Beef burgundy may not be the first thing that comes to mind when we think of survival food, but you can prepare and store this delicious meal over the long-term with a pressure canner and some basic ingredients. Look at the following recipe, and see how easy it is to incorporate this hearty and satisfying meal into your emergency stockpile.
4 lbs of chuck roast, cut into large cubes
¼ lb of thick bacon, cut into 1” pieces
6 cups of sliced mushrooms
1 bottle of red wine
2 cups of beef stock
¼ cup of butter
2 chopped, large oniones
2 carrots, cut to 1” long pieces
2 cloves of garlic
2 teaspoons of salt, pepper, thyme and other seasonings to taste
4 bay leaves
It’s a good idea to prepare and warm your pressure canner and jars before starting this recipe. That way, everything will be up and running by the time the food is ready to be canned. Make sure that the jars are sterilized, and you want the jars and lid assemblies to be heated before they are filled.
Next, start cooking the bacon in a skillet or dutch oven, and saute the mushrooms in a separate skillet. Add in the salt and pepper as they begin to soften, and let the mushrooms cook for about 10 minutes before removing from heat. Remove the bacon and set it aside. Next, sprinkle some salt and pepper on the beef chunks before placing and browning them in the bacon skillet. Remove from heat when finished.
Place the veggies and seasonings in a large stockpot, or you can use the same dutch oven, and cook them over medium heat until they start to lightly brown. Add in the bacon, mushrooms and beef before slowly pouring in the wine. Give everything a good stir before adding in the beef broth. Stir and scrape the bottom a few times before cooking over medium heat for another 5 minutes or until the alcohol from the wine has evaporated.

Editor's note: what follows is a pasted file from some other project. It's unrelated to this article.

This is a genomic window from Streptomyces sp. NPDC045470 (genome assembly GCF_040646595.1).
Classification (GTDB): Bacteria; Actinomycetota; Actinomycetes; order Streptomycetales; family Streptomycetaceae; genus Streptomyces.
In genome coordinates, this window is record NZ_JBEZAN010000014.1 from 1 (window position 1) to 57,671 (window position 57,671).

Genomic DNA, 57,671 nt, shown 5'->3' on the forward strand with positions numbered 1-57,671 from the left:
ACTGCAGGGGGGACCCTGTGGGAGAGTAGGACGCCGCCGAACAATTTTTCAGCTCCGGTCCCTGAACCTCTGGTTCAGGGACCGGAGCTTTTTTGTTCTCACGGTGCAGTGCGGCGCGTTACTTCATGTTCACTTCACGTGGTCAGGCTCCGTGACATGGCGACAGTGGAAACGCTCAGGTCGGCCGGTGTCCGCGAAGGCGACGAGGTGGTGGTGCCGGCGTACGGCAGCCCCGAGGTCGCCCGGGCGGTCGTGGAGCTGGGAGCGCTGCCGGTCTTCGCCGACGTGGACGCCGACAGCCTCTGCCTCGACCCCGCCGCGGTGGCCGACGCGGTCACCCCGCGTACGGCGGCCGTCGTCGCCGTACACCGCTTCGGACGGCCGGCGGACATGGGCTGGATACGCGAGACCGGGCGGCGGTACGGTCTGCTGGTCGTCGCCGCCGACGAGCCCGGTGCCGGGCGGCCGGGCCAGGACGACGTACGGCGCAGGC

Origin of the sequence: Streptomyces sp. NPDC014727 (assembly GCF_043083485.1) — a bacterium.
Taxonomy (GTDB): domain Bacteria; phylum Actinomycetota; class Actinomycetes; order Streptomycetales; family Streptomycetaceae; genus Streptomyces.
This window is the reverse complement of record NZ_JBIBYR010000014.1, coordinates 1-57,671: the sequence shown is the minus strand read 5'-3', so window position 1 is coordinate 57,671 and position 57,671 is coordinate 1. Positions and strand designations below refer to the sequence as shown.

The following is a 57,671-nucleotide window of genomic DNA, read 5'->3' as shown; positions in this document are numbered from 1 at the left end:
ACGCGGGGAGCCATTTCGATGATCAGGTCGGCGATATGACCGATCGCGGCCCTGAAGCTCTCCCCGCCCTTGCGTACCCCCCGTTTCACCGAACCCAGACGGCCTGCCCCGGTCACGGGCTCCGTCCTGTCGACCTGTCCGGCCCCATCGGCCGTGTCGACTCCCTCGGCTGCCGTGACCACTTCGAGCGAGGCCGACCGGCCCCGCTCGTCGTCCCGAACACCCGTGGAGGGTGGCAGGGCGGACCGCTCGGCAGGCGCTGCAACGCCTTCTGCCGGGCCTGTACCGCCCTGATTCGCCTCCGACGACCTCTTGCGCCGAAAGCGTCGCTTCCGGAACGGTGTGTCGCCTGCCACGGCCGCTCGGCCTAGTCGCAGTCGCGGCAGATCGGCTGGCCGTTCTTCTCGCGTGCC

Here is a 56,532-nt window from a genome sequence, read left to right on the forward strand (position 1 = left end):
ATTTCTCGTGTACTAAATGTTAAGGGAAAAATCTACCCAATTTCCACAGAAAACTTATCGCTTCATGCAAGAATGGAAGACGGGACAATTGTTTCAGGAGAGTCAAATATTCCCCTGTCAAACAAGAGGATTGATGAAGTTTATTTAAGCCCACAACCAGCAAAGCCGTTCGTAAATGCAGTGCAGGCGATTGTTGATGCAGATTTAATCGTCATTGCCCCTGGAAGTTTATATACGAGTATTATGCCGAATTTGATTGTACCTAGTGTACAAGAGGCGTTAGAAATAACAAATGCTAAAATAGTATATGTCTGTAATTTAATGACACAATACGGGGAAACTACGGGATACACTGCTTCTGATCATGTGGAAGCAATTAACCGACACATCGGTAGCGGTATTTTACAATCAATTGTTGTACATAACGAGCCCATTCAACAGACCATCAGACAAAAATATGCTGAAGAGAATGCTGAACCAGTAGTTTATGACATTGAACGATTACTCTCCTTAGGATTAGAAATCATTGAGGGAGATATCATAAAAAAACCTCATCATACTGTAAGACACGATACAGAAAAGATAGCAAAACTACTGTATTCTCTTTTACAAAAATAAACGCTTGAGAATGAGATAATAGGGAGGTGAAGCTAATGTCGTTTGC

Processing and Storing
Carefully add equal amounts of beef to each canning jar before doing the same with the vegetables. Ladle in equal amounts of the liquid until each jar has an inch of headspace. Remove air bubbles and add more liquid as necessary to maintain headspace before placing a bay leaf in each jar. Wipe down the rims to remove any debris before attaching and tightening the lids.
Place the jars in the pressure canner, close the lid, and let it vent steam for 10 minutes before closing the vent holes and starting the processing timer. Process at 10PSI for weighted gauges, and 11PSI for dials. Process quarts for 90 minutes and pints for 75 minutes, but don’t forget to adjust for altitude.
When finished, vent the canner and let the pressure equalize before removing the jars and letting them cool on the counter or a table overnight. Inspect them for damage, leaks or improper seals once they reach room temperature before labeling, dating and storing the product in a cool, dark and dry location. Shelf life will be approximately 1-2 years, depending on how well they are stored.
Try this recipe for yourself, and don’t hesitate to experiment with different seasonings. The finished product will taste a lot better than the canned variety found in stores, and it will be much-healthier as well.